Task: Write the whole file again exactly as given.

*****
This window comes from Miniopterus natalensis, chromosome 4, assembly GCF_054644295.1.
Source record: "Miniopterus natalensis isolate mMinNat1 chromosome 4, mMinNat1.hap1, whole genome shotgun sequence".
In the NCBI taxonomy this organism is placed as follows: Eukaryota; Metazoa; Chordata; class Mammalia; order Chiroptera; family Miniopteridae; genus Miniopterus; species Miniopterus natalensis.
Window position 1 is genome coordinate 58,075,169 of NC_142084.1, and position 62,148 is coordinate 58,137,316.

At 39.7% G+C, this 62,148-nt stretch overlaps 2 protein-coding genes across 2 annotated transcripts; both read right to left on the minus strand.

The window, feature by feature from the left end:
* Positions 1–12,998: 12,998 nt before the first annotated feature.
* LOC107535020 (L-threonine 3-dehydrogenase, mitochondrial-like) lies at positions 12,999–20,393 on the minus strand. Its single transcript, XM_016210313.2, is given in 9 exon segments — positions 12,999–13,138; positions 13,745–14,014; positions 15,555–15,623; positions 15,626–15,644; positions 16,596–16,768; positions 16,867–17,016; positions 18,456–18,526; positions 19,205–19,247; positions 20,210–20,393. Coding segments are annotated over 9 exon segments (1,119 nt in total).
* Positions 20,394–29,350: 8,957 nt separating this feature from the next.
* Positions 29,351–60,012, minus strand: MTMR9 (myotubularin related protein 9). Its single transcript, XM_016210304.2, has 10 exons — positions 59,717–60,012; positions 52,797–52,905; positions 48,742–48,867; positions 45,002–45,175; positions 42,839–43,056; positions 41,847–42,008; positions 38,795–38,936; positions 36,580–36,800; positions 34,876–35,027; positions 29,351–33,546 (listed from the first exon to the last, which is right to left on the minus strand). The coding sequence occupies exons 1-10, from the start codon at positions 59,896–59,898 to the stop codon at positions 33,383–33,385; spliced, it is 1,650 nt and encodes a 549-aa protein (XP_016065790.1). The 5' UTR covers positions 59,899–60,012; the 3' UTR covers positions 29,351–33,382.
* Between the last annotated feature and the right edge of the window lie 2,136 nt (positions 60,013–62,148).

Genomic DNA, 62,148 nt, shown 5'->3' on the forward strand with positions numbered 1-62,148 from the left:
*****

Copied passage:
This window comes from Miniopterus natalensis, chromosome 4, assembly GCF_054644295.1.
Source record: "Miniopterus natalensis isolate mMinNat1 chromosome 4, mMinNat1.hap1, whole genome shotgun sequence".
In the NCBI taxonomy this organism is placed as follows: Eukaryota; Metazoa; Chordata; class Mammalia; order Chiroptera; family Miniopteridae; genus Miniopterus; species Miniopterus natalensis.
Window position 1 is genome coordinate 58,075,169 of NC_142084.1, and position 62,148 is coordinate 58,137,316.

At 39.7% G+C, this 62,148-nt stretch overlaps 2 protein-coding genes across 2 annotated transcripts; both read right to left on the minus strand.

The window, feature by feature from the left end:
* Positions 1–12,998: 12,998 nt before the first annotated feature.
* LOC107535020 (L-threonine 3-dehydrogenase, mitochondrial-like) lies at positions 12,999–20,393 on the minus strand. Its single transcript, XM_016210313.2, is given in 9 exon segments — positions 12,999–13,138; positions 13,745–14,014; positions 15,555–15,623; positions 15,626–15,644; positions 16,596–16,768; positions 16,867–17,016; positions 18,456–18,526; positions 19,205–19,247; positions 20,210–20,393. Coding segments are annotated over 9 exon segments (1,119 nt in total).
* Positions 20,394–29,350: 8,957 nt separating this feature from the next.
* Positions 29,351–60,012, minus strand: MTMR9 (myotubularin related protein 9). Its single transcript, XM_016210304.2, has 10 exons — positions 59,717–60,012; positions 52,797–52,905; positions 48,742–48,867; positions 45,002–45,175; positions 42,839–43,056; positions 41,847–42,008; positions 38,795–38,936; positions 36,580–36,800; positions 34,876–35,027; positions 29,351–33,546 (listed from the first exon to the last, which is right to left on the minus strand). The coding sequence occupies exons 1-10, from the start codon at positions 59,896–59,898 to the stop codon at positions 33,383–33,385; spliced, it is 1,650 nt and encodes a 549-aa protein (XP_016065790.1). The 5' UTR covers positions 59,899–60,012; the 3' UTR covers positions 29,351–33,382.
* Between the last annotated feature and the right edge of the window lie 2,136 nt (positions 60,013–62,148).

Genomic DNA, 62,148 nt, shown 5'->3' on the forward strand with positions numbered 1-62,148 from the left: